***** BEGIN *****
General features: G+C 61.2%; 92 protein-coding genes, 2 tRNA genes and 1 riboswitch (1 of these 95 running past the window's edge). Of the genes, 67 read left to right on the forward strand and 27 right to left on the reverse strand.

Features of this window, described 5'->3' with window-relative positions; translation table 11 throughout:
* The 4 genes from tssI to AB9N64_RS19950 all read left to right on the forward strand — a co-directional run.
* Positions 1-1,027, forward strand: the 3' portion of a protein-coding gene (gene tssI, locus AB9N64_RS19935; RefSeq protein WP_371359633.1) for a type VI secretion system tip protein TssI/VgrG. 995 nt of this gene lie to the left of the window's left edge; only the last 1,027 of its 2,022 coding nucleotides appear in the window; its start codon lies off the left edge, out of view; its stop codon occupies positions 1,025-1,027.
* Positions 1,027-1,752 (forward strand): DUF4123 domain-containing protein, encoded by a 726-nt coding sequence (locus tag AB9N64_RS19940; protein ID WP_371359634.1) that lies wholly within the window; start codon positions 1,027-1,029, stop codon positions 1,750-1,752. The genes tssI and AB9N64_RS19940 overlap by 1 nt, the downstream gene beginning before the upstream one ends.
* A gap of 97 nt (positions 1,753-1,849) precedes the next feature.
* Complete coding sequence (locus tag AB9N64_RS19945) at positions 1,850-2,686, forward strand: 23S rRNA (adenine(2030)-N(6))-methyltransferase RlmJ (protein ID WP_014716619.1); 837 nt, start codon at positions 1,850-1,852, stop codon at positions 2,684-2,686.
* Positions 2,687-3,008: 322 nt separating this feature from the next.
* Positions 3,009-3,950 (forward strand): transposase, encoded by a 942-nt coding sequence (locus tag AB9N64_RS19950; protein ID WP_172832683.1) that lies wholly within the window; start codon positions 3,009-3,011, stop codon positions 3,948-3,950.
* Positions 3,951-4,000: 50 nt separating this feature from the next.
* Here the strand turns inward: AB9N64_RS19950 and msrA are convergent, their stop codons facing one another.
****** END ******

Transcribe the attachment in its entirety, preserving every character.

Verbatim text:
General features: G+C 61.2%; 92 protein-coding genes, 2 tRNA genes and 1 riboswitch (1 of these 95 running past the window's edge). Of the genes, 67 read left to right on the forward strand and 27 right to left on the reverse strand.

Features of this window, described 5'->3' with window-relative positions; translation table 11 throughout:
* The 4 genes from tssI to AB9N64_RS19950 all read left to right on the forward strand — a co-directional run.
* Positions 1-1,027, forward strand: the 3' portion of a protein-coding gene (gene tssI, locus AB9N64_RS19935; RefSeq protein WP_371359633.1) for a type VI secretion system tip protein TssI/VgrG. 995 nt of this gene lie to the left of the window's left edge; only the last 1,027 of its 2,022 coding nucleotides appear in the window; its start codon lies off the left edge, out of view; its stop codon occupies positions 1,025-1,027.
* Positions 1,027-1,752 (forward strand): DUF4123 domain-containing protein, encoded by a 726-nt coding sequence (locus tag AB9N64_RS19940; protein ID WP_371359634.1) that lies wholly within the window; start codon positions 1,027-1,029, stop codon positions 1,750-1,752. The genes tssI and AB9N64_RS19940 overlap by 1 nt, the downstream gene beginning before the upstream one ends.
* A gap of 97 nt (positions 1,753-1,849) precedes the next feature.
* Complete coding sequence (locus tag AB9N64_RS19945) at positions 1,850-2,686, forward strand: 23S rRNA (adenine(2030)-N(6))-methyltransferase RlmJ (protein ID WP_014716619.1); 837 nt, start codon at positions 1,850-1,852, stop codon at positions 2,684-2,686.
* Positions 2,687-3,008: 322 nt separating this feature from the next.
* Positions 3,009-3,950 (forward strand): transposase, encoded by a 942-nt coding sequence (locus tag AB9N64_RS19950; protein ID WP_172832683.1) that lies wholly within the window; start codon positions 3,009-3,011, stop codon positions 3,948-3,950.
* Positions 3,951-4,000: 50 nt separating this feature from the next.
* Here the strand turns inward: AB9N64_RS19950 and msrA are convergent, their stop codons facing one another.